| By Greg Fisher
Last year, I wrote that an editor of The Huffington Post falsely identified Chuck Schumer.
Then, somebody wrote, "CORRECTION: This post has been updated to reflect Schumer is the Senate minority leader."
That is false. Schumer is not Majority Leader.
Rich Rubino, you wrote, "U.S. Representative Ruben Gallego (R-AZ) tattoos Trump as 'an abject Liar,' and U.S. Senate Majority Leader Chuck Schumer (D-NY) says Trump is 'a 98 pound weakling.'"
That is false. Schumer is not the majority leader.
Arthur Delaney and Jeffrey Young, you wrote, "More than 40 senators, including Senate Majority Leader Chuck Schumer (D-N.Y.), have signed a letter that will be sent to Trump Thursday arguing that the legislation will ‘seriously undermine the privacy protections’ of private citizens who use the internet.”
That is false. Schumer is not in the majority.
Niv Sultan, you wrote, "Van Hollen raked in the most money from lobbyists in the 2016 cycle, and Senate Majority Leader Chuck Schumer (N.Y.) was next, but a wide gulf separated him from Van Hollen." #falsity #DC #1703aw
That is false. Schumer has never been Majority Leader.
Jared Hecht, in 2016, you wrote, "When a lender, a bank, or even a potential employer looks at your credit score, they’re essentially asking themselves this: 'Can I trust you?'"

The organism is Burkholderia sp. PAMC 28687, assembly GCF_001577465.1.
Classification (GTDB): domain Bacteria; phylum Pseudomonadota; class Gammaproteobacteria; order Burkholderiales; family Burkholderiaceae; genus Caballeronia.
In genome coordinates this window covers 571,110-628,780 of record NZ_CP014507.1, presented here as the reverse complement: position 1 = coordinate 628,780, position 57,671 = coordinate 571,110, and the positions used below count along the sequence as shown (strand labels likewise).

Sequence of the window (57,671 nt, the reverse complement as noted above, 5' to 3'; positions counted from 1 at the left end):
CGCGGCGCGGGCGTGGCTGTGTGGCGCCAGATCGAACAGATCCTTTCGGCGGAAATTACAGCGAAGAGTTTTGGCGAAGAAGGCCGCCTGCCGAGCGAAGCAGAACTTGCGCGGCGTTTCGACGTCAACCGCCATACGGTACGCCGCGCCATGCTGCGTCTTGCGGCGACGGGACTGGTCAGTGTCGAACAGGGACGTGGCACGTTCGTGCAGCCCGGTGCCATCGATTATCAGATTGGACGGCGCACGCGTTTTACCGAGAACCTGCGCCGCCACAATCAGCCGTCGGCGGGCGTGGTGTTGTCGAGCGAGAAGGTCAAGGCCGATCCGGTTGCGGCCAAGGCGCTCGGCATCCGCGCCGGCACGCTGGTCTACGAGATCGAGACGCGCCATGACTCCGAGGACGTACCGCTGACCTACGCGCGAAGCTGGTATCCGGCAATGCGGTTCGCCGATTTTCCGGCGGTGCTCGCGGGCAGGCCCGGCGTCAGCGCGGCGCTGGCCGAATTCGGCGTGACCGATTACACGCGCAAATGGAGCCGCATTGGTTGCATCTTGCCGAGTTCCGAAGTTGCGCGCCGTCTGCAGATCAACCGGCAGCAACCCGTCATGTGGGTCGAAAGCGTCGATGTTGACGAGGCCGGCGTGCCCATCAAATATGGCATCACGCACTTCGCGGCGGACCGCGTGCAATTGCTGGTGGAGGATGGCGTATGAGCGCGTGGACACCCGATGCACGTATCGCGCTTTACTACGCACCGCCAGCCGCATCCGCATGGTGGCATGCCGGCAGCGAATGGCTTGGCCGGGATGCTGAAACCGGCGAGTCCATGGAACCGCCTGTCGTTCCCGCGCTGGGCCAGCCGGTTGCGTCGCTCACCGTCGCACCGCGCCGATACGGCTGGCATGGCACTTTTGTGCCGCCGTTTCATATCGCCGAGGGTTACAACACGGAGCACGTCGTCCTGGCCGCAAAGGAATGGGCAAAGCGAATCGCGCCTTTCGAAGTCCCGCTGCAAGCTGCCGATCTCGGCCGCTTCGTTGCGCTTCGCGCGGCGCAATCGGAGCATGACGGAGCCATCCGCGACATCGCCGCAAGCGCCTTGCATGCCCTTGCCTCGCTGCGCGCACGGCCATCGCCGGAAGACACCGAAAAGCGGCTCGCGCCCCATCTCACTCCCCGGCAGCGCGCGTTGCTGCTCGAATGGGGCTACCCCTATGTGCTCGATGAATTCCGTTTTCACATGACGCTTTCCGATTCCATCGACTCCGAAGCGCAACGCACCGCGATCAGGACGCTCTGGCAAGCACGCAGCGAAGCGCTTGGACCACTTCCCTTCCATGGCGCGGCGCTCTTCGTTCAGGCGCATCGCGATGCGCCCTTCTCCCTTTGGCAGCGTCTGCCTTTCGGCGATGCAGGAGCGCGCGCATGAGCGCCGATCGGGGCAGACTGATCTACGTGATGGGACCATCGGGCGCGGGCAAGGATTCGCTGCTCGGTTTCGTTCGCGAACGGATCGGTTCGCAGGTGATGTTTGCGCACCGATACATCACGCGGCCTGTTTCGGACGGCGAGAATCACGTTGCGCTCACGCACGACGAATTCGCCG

That is not true. By that I mean that your premise is false. Contrary to what you think, employers do not use credit scores.
In fact, before your piece, even your Huffington Post colleague Adam Levin wrote, "While they are barred from seeing your credit score, they will see everything else: Delinquencies, outstanding debt-related court judgments, debts currently in collection, high credit utilization rates and bankruptcies (even though Section 525 (b) of the bankruptcy code forbids employers from discriminating against people with bankruptcies on their records)."
And after your piece -- again, in the Huffington Post -- Jeanine Skowronski wrote, "And, in all states, employers can only look at your credit report, not your actual credit score."
Regarding the same issue, even my name appears in the same publication. Allison Kilkenny wrote, "Greg Fisher from creditscoring.com contacted me to point out that the New York Times article I linked to for my example of employers using credit scores during the hiring process reports that 'Employers can generally use credit checks — but not credit scores — during the employment process as long as they obtain written permission from the potential employee' (emphasis mine)."
In 2012, in the Times, Jessica Silver-Greeberg wrote, "The credit score, once a little-known metric derived from a complex formula that incorporates outstanding debt and payment histories, has become an increasingly important number used to bestow credit, determine housing and even distinguish between job candidates."
Please stop making false statements.
This is the 10th anniversary of an article I wrote about the notion that employers use credit scores. Anything after April 24, 2008 that states that they do is uninformed.
What happened after that date should concern you. I am sick and tired of false information. What are you doing about this?
Follow the activity of Item #1703aw using that hashtag.